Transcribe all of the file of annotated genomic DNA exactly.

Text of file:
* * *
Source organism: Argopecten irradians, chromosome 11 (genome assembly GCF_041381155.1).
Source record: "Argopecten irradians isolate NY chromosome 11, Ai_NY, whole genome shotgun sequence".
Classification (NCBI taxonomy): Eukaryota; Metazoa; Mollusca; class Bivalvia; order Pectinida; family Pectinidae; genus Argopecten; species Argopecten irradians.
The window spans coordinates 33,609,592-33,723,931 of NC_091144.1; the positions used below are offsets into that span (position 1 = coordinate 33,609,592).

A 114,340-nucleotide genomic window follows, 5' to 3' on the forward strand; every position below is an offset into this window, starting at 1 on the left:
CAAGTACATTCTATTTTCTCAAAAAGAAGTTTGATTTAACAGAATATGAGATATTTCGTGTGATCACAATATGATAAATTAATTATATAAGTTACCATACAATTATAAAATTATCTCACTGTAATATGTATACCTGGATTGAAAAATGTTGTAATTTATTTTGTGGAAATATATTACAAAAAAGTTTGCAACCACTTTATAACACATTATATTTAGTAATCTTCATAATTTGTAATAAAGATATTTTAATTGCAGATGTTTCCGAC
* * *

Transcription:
Source organism: Argopecten irradians, chromosome 11 (genome assembly GCF_041381155.1).
Source record: "Argopecten irradians isolate NY chromosome 11, Ai_NY, whole genome shotgun sequence".
Classification (NCBI taxonomy): Eukaryota; Metazoa; Mollusca; class Bivalvia; order Pectinida; family Pectinidae; genus Argopecten; species Argopecten irradians.
The window spans coordinates 33,609,592-33,723,931 of NC_091144.1; the positions used below are offsets into that span (position 1 = coordinate 33,609,592).

A 114,340-nucleotide genomic window follows, 5' to 3' on the forward strand; every position below is an offset into this window, starting at 1 on the left:
CAAGTACATTCTATTTTCTCAAAAAGAAGTTTGATTTAACAGAATATGAGATATTTCGTGTGATCACAATATGATAAATTAATTATATAAGTTACCATACAATTATAAAATTATCTCACTGTAATATGTATACCTGGATTGAAAAATGTTGTAATTTATTTTGTGGAAATATATTACAAAAAAGTTTGCAACCACTTTATAACACATTATATTTAGTAATCTTCATAATTTGTAATAAAGATATTTTAATTGCAGATGTTTCCGAC